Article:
By Paul Blackledge
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Social Structure and Forms of Consciousness

This article is over 12 years, 2 months old
István Mészáros, Monthly Review Press, £20
Issue 348

Politics is often presented as the “art of the possible” – an endless process of negotiation and compromise between individuals and groups making deals while aiming at divergent ends. From this perspective the desperate courtship of the Liberal Democrats by both Labour and Tory politicians after May’s election is the political corollary of human nature: individuals have different needs, wants and desires, and (democratic) politics is the messy way in which we try to realise them together. This “common sense” suggests that there is nothing remarkable about the desperate attempts of David Cameron and Gordon Brown to woo Nick Clegg.

Human life, however, is not so simple. The reason Clegg was able to flirt with both Cameron and Brown is that all three party leaders view the world from broadly similar perspectives. They assume as natural the capitalist social relations that gave rise to the economic crisis, and therefore accept as natural the capitalist solution to the crisis: to make workers pay. The fact that this “solution” was a good part of the cause of the crisis in the first place seems not to enter their heads.

But why should something so obvious remain a mystery to them? The fundamentals of the answer to this problem are explored by the Marxist philosopher István Mészáros in this difficult but very rewarding book. Extending insights from the tenth of Karl Marx’s famous Theses on Feuerbach, in which Marx suggests that “the standpoint of the old materialism is civil society; the standpoint of the new is human society, or social humanity”, Mészáros explores the essential limits of modern (post 17th century) political thought. He argues that since theorists such as Thomas Hobbes, Niccolò Machiavelli and Martin Luther take as self-evident the standpoint of the individual in civil (bourgeois) society they are unable to comprehend both the historical novelty of capitalism and consequently its transitory nature.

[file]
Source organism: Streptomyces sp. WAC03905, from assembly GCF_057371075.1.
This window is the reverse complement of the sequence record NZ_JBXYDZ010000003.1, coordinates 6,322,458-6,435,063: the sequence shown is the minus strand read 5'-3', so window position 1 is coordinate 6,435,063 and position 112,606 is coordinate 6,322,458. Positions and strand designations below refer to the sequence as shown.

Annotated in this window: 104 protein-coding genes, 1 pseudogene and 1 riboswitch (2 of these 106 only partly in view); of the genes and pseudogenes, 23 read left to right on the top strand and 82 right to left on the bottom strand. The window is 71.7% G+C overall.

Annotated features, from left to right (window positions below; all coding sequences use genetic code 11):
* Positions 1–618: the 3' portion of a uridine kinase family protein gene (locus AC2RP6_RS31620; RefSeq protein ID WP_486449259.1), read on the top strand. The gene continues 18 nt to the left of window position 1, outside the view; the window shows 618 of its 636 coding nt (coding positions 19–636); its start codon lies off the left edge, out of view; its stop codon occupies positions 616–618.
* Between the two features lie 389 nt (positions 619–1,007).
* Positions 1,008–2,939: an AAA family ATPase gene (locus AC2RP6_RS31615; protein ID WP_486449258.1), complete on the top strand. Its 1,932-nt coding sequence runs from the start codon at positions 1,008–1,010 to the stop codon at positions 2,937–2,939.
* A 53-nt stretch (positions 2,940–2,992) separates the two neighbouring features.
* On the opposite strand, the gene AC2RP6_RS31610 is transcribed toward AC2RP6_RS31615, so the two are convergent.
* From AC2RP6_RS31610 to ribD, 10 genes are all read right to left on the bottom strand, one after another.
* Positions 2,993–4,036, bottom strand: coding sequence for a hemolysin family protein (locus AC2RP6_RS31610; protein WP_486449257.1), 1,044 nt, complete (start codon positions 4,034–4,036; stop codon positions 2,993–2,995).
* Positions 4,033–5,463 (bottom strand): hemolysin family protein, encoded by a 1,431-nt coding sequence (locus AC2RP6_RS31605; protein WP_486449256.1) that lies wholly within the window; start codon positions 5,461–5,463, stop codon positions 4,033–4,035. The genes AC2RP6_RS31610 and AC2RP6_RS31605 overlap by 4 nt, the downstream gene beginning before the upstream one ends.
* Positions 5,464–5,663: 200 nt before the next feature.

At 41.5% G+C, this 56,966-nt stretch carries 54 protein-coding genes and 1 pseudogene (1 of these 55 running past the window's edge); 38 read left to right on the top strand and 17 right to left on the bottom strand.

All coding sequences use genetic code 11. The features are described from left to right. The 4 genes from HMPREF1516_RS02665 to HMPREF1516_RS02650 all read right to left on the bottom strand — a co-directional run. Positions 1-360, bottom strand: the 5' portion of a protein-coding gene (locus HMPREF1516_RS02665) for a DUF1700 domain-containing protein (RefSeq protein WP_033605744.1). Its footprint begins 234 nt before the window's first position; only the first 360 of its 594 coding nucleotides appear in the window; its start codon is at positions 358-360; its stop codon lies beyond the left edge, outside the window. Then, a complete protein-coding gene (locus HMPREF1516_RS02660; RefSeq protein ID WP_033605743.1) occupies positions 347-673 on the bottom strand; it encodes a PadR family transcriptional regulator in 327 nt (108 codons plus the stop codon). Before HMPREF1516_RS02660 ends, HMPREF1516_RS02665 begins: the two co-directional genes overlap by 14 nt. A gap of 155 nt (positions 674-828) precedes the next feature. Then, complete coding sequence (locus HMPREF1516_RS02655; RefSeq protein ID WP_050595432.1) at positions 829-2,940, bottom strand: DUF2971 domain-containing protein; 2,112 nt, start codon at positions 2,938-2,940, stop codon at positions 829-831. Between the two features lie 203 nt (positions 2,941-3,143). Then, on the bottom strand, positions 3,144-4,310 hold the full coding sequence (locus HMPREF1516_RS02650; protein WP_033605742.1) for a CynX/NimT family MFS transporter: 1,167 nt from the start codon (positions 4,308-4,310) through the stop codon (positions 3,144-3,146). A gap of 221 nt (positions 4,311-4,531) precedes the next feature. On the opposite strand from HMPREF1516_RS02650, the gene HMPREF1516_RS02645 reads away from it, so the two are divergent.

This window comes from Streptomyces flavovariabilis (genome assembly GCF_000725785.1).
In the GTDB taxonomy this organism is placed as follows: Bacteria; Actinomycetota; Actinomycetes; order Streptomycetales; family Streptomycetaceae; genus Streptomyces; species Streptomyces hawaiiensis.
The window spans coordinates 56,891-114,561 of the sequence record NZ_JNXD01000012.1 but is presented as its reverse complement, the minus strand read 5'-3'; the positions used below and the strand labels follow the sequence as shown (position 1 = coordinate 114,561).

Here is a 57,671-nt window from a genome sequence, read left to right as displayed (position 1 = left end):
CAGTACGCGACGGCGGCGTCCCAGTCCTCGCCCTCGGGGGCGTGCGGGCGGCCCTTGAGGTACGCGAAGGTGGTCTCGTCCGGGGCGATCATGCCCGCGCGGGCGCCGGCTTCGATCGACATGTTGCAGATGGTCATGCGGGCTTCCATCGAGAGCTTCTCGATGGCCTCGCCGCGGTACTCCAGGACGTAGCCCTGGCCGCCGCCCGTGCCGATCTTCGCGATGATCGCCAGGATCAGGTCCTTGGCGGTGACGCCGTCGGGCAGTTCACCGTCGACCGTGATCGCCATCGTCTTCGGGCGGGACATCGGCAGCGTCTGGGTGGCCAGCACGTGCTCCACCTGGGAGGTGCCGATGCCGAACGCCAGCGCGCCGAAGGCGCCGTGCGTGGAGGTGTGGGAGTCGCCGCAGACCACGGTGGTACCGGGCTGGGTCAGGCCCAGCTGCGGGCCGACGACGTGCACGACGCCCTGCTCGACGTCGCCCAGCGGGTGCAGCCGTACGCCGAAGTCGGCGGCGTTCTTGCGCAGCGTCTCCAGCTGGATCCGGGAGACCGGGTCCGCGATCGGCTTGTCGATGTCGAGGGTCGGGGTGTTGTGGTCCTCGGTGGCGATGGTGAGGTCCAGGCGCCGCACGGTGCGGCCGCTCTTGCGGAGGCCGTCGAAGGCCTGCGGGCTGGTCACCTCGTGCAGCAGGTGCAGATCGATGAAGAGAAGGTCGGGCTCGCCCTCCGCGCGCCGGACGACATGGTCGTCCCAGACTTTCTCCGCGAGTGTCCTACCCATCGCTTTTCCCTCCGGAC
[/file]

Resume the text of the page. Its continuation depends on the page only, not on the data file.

As isolated individuals in the marketplace we tend to view the world as a readymade thing over which we have little or no power. From this perspective the social world appears naturalised, without history – “It’s just the way it is.” Of course, thinkers who view society from this standpoint are able to see history in terms of one damn thing happening after another, but it is difficult for them to comprehend the fundamental novelty of modern social relations.

One problematic consequence of this approach is that by universalising the modern concept of the individual it makes fools of all previous thinkers, the Greeks included, for not noticing something as obvious as our individuality.

At one level it is obvious that we are individuals. The problem lies in identifying the nature of individuality. In the marketplace we tend to interact with each other merely as collections of buyers and sellers in competition. By starting from these seemingly natural relations modern theory tends to assume human life is either a “war of all against all” or at best a structured compromise between egoistic individuals who recognise that they must rein in their desires to keep the peace.

Despite their superficial differences, because liberal and conservative political philosophers assume the standpoint of the individual (what Marx called the standpoint of civil society or political economy) they take positions along this spectrum. By contrast, Marx starts out from the perspective of workers’ struggles against their exploitation – note his incredibly detailed discussion of the struggle over the working day in Capital. Thus he is able to illuminate both the exploitative core of the supposedly free wage labour relationship and its genesis. That’s why Capital is subtitled “A Critique of Political Economy”.

Marx’s “new materialism” thus points to the historical coordinates of modern egoistic individualism in the commodification of labour through the separation of peasants from their land. It also points to the real living alternative to it: the social humanity expressed in the relations of solidarity exhibited by workers’ collective struggles against the effects of their commodification.

Mészáros shows how this perspective allows Marx to recognise the difference between what he calls first and second order mediations. The universal relations between people and nature are confused by bourgeois thinkers with the specific capitalist ways these relations are realised in the modern world. This allows him to recognise the embryo of a real living alternative to the rule of capital in the struggles of workers to take democratic control of their lives. Thus unlike Tory, Lib Dem and, unfortunately, Labour politicians who naturalise the present destructive system, Marx and Mészáros recognise in the collective struggles of workers for freedom a real socialist alternative to their pseudo-social coalition of cutters.

Mészáros’s book is therefore a powerful defence of the Marxist orientation towards workers in struggle from which readers of Socialist Review will have much to learn.

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